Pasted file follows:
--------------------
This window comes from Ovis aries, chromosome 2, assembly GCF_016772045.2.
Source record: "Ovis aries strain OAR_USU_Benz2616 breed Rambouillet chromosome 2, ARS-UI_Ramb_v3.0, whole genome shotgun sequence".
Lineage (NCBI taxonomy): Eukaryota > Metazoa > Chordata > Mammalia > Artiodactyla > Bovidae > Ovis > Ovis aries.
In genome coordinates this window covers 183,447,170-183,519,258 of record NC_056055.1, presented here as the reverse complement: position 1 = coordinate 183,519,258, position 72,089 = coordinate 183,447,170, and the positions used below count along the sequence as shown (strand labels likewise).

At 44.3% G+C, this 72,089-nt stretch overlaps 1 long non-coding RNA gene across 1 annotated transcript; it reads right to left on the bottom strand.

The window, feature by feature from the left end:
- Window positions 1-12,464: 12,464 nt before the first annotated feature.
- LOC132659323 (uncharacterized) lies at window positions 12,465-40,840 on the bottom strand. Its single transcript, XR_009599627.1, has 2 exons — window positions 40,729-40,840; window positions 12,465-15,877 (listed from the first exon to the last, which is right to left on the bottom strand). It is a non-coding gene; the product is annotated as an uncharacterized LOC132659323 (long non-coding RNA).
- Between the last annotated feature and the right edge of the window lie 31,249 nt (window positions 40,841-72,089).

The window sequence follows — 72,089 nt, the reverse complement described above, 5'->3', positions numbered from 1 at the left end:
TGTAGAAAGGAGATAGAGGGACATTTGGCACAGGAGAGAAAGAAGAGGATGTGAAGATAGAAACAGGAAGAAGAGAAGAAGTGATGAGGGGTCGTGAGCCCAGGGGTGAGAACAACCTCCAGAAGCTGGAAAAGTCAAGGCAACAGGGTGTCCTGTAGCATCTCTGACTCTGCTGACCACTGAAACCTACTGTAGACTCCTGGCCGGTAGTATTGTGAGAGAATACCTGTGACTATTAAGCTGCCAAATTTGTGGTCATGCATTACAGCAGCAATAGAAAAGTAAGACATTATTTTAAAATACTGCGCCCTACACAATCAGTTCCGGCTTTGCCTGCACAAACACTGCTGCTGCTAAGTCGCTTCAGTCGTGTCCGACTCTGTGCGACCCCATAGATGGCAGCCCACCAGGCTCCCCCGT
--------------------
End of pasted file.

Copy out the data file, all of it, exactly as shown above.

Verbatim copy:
This window comes from Ovis aries, chromosome 2, assembly GCF_016772045.2.
Source record: "Ovis aries strain OAR_USU_Benz2616 breed Rambouillet chromosome 2, ARS-UI_Ramb_v3.0, whole genome shotgun sequence".
Lineage (NCBI taxonomy): Eukaryota > Metazoa > Chordata > Mammalia > Artiodactyla > Bovidae > Ovis > Ovis aries.
In genome coordinates this window covers 183,447,170-183,519,258 of record NC_056055.1, presented here as the reverse complement: position 1 = coordinate 183,519,258, position 72,089 = coordinate 183,447,170, and the positions used below count along the sequence as shown (strand labels likewise).

At 44.3% G+C, this 72,089-nt stretch overlaps 1 long non-coding RNA gene across 1 annotated transcript; it reads right to left on the bottom strand.

The window, feature by feature from the left end:
- Window positions 1-12,464: 12,464 nt before the first annotated feature.
- LOC132659323 (uncharacterized) lies at window positions 12,465-40,840 on the bottom strand. Its single transcript, XR_009599627.1, has 2 exons — window positions 40,729-40,840; window positions 12,465-15,877 (listed from the first exon to the last, which is right to left on the bottom strand). It is a non-coding gene; the product is annotated as an uncharacterized LOC132659323 (long non-coding RNA).
- Between the last annotated feature and the right edge of the window lie 31,249 nt (window positions 40,841-72,089).

The window sequence follows — 72,089 nt, the reverse complement described above, 5'->3', positions numbered from 1 at the left end:
TGTAGAAAGGAGATAGAGGGACATTTGGCACAGGAGAGAAAGAAGAGGATGTGAAGATAGAAACAGGAAGAAGAGAAGAAGTGATGAGGGGTCGTGAGCCCAGGGGTGAGAACAACCTCCAGAAGCTGGAAAAGTCAAGGCAACAGGGTGTCCTGTAGCATCTCTGACTCTGCTGACCACTGAAACCTACTGTAGACTCCTGGCCGGTAGTATTGTGAGAGAATACCTGTGACTATTAAGCTGCCAAATTTGTGGTCATGCATTACAGCAGCAATAGAAAAGTAAGACATTATTTTAAAATACTGCGCCCTACACAATCAGTTCCGGCTTTGCCTGCACAAACACTGCTGCTGCTAAGTCGCTTCAGTCGTGTCCGACTCTGTGCGACCCCATAGATGGCAGCCCACCAGGCTCCCCCGT